Taco Bell tourney under way

Grand Junction’s McKenna Griffiths returns a shot from Kayla Wilczek of Paonia on Monday during the juniors 18 and under match at the Taco Bell Western Slope Open at Canyon View Park. Griffiths won the match.

Phurba Sherpa of Montrose returns a shot from Will Prinster of Grand Junction on Monday in the boys 18 and under match during the opening round of the Taco Bell Western Slope Open at Canyon View Park. Sherpa won the match 6-0, 6-0.


n a Boys 18 match at Canyon View Park on the opening day of the 2012 Taco Bell Tennis Open.

It can take just one good whack to learn a lesson.

Two years ago, McKenna Griffiths, who will be a junior at Fruita Monument High School, was playing tennis against perennial tennis powerhouse Cherry Creek.

“They’re amazing and I couldn’t get anything back,” Griffiths said. “So I just hit a ball as hard as I could and I almost hit a girl. My partner said, ‘Dude, you need to chill.’ “

So she chilled.

And on Monday, during the first day of the Taco Bell Tennis Western Slope Open, Griffiths chilled in muggy weather, defeating Sierra Filuze of Paonia, 6-2, 6-2 at Canyon View Park to advance to the quarterfinals.

“I noticed that the more mad I got the worse I played,” Griffiths said.

Griffiths will play Annavah Kropp when the tournament resumes with more action from the juniors (18 and under) at 8 a.m. today.

Rain and lightning in the afternoon postponed matches that were in progress, as well as 5:30 p.m. matches, to begin at 7 a.m. today.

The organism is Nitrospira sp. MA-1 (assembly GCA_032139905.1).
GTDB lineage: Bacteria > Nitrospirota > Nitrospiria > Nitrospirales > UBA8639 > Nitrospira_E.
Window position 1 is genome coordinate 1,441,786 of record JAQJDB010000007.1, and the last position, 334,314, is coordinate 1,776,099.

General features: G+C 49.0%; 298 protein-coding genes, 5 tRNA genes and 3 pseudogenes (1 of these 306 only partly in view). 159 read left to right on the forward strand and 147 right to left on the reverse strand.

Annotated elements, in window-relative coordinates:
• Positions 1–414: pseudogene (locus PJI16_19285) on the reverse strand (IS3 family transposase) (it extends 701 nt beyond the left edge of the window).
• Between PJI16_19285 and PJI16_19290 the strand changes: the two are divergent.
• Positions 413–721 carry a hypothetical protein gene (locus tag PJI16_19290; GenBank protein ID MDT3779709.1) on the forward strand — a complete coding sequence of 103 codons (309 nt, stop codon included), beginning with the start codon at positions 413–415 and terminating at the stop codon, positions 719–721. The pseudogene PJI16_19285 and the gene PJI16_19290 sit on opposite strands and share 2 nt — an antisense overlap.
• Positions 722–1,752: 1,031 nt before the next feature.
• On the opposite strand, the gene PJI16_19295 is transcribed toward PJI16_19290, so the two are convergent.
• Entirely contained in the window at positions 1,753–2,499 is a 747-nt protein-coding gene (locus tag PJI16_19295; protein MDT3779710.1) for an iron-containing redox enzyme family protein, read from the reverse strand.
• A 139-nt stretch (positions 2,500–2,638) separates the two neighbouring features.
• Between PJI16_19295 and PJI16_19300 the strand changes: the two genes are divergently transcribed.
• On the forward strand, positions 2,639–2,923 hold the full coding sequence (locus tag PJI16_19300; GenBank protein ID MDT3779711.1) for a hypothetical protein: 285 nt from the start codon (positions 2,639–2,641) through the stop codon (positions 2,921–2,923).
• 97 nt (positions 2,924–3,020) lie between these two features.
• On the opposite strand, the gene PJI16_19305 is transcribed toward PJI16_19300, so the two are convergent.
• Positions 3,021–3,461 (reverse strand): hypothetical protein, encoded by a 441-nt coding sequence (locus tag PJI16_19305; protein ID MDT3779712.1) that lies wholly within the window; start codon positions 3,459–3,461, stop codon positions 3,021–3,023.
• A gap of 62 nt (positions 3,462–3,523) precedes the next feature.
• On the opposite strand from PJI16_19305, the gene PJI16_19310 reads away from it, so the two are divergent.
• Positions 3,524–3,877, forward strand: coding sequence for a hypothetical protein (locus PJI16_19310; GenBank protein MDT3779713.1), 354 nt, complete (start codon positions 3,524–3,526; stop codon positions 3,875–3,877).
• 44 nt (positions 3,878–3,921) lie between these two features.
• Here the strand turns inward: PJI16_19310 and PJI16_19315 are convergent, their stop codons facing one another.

The juniors will play at Canyon View, while the adults will play outside the Elliott Tennis Center at Colorado Mesa University.

There are 286 participants.

The adult divisions begin Wednesday.

Unlike the adults,  Griffiths hasn’t had experience through college and adulthood to learn phychological advntages one can get in sports. But she seems to have learned them anyway, despite her intense, competitive nature.

“She’s just a sweet, funny little girl but then she picks up a tennis racket and it’s like, ‘Huh? Where did this come from?’” said Griffiths’ mother, Diane Griffiths.

Diane Griffiths said her daughter has a natural sense of humor, something else that at times helps her “chill” on the court. The evidence is in a family photo album. Once on a road trip to New York City, the family rode a double-decker bus said Diane, who described the photo of McKenna in the bus, wearing a pashima scarf that was wrapped into what looked like a turbin.

That was the McKenna Diane knew until McKenna began playing tennis in seventh grade.

“I didn’t realize she was such a competitor,” Diane said.

Last season, McKenna was a doubles partner with Jacque Soychak at Fruita Monument High School. But McKenna is more stone-faced as a singles player than in doubles.

“Sometimes it was hard to keep from laughing with her,” Soychak said.

“They could take a blade of grass,” Diane said, “and turn it into something that is hilarious.”


Beaten by the heat:  Brian List hit the ace, then hit the deck.

Even a bag of ice worn under his hat didn’t prevent the 15-year-old Grand Junction High School student from keeping cool. Down 5-3 in the second set against Aaron Arellano in boys 18 singles, List served an ace to win the game, then laid down on the court.

He retired with a 6-4, 5-4 loss.

He said he felt as though he might vomit or pass out.

“It was kind of like the pros do when they win a big match, like ‘Yes!’” List said of his lying on the ground. “I even ate my Wheeties this morning.”

Bernie Pacini, a retired gastroenterologist who was a spectator at the tournament, recommeded participants bring an ice chest with water and foods such as watermelons and grapes. “They have no weight, just water,” Pacini said, “and it keeps you cool inside and outside.”

First-serve wonder: It didn’t take long for Taylor Scofield, who will be a junior at Fruita Monument High School, to preform better than he did in the tournament last season.

He went 0-2 last year.

On Monday, he won his first match, a 6-3, 6-4 victory over Matthew Ness in boys 18 singles.

His first-serve approach was simple.

“Just going for it,” Scofield said. “I was just hitting it was hard as I could. And it happened.”


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